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Site specific mutagen reactions leading to the formation of adducts in DNA
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|Title:||Site specific mutagen reactions leading to the formation of adducts in DNA|
|Abstract:||Several groups of chemicals are known to react with DNA. Some of these are known mutagens while others are potential carcinogens. In this work, an attempt was made to observe if such reactions were random or if indeed there are preferred bases / sequences where adduct formation occurs. A simple model was used for this work in which the DNA chain synthesis is terminated when the Sequenase™ enzyme reaches an adduct. The DNA used was M13mp18 (7.30 kilobases). This DNA is available from commercial sources in either the single or the double stranded circular form. The reactions were carried out with chloroacetaldehyde, or with the methyl, ethyl and propyl derivatives of N'-nitro-N-nitrosoguanidine, or with 2,4-dinitrophenylhydrazine, phenyl hydrazine, hydroxylamine hydrochloride, hydrazine hydrate or with methyl methanesulfonate. Position 81 (thymidine) was found to be a common fall off point .with all these chemicals. The other positions of fall off had some overlap but each chemical class had a unique adduct pattern. The methyl, ethyl and propyl derivatives of N'-nitro-N-nitrosoguanidine had the same positions of chain termination. Varying the salt concentration had a significant effect on the number of adducts formed when M13mp18 DNA was reacted with chloroacetaldehyde. A large number of termination points were observed in the presence of 100mM sodium acetate. Fluorescence spectroscopy was used to determine if in fact the chloroacetaldehyde was reacting with the DNA or if the mutagen merely prevented the enzyme from acting in the labeling step. It was found that the chloroacetaldehyde reacted with the DNA both in the single and the double stranded forms. Both the absorption and the fluorescence spectra indicated this and that nearly every base was adducted in most of the experiments reported here. Chloroacetaldehyde was also found to affect the Sequenase™ enzyme causing additional points of chain termination when it was added in the labeling step. Agarose gel electrophoresis showed that chloroacetaldehyde did not alter the migration pattern of either M13mp18 single or double stranded DNA or of the Hind III linear double stranded mixture. No evidence of hydrolysis was obtained. The ratio of supercoiled / relaxed forms of the double stranded M13mp18 DNA was not altered by the chloroacetaldehyde treatment. The adducted DNA sequenced in the same way as the non reacted but there were some 'blank' reactions in the sequencing lanes of the former.|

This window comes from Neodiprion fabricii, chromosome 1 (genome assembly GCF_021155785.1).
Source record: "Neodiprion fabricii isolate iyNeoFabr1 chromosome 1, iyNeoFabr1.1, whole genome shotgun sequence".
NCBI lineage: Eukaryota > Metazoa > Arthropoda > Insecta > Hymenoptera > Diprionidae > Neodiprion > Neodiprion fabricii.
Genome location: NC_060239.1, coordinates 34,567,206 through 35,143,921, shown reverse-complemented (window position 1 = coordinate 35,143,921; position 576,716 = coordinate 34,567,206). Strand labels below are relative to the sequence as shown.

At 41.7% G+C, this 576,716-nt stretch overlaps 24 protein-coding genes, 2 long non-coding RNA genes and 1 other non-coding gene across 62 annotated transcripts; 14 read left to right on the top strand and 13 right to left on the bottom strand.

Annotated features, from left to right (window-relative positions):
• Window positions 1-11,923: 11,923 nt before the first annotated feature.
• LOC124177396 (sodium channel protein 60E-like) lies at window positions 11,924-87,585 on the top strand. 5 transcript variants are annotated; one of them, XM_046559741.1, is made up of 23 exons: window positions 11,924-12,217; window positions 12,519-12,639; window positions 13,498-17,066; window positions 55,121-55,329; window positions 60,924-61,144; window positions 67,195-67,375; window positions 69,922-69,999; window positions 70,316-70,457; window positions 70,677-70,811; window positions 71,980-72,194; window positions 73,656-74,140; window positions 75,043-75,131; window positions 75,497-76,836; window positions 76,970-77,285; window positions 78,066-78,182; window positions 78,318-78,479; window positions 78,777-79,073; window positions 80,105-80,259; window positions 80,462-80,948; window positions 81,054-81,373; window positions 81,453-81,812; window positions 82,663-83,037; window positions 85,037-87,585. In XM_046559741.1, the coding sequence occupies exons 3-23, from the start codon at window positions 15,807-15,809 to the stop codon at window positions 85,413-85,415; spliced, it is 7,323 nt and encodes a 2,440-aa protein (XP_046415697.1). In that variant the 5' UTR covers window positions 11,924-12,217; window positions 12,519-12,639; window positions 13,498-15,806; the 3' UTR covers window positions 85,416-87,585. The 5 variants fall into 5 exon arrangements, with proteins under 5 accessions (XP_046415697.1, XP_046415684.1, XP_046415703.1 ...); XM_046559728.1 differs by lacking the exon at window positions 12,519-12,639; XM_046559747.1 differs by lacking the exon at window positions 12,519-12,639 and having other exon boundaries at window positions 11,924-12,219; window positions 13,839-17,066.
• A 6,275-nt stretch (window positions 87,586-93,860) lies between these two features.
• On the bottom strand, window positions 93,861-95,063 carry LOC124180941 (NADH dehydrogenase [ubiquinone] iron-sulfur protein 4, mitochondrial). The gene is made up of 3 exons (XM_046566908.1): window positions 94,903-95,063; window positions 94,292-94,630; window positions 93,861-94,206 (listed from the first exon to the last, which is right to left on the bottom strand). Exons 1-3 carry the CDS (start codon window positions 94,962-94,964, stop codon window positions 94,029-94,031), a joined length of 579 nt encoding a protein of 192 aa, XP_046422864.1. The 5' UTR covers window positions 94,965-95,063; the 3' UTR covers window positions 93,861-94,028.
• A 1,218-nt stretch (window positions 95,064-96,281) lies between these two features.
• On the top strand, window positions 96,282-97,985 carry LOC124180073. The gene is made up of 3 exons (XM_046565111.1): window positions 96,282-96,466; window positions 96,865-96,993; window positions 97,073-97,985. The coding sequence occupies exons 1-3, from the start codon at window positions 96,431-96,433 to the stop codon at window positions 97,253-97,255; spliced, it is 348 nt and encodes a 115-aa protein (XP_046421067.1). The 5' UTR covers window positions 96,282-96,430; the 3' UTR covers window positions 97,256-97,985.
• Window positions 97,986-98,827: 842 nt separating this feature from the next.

|Description:||Thesis (Ph. D.)--University of Hawaii at Manoa, 1992.|
Includes bibliographical references (leaves 134-147)
xx, 147 leaves, bound ill. (some col.) 29 cm
|Rights:||All UHM dissertations and theses are protected by copyright. They may be viewed from this source for any purpose, but reproduction or distribution in any format is prohibited without written permission from the copyright owner.|
|Appears in Collections:||
Ph.D. - Biomedical Sciences (Biochemistry)|
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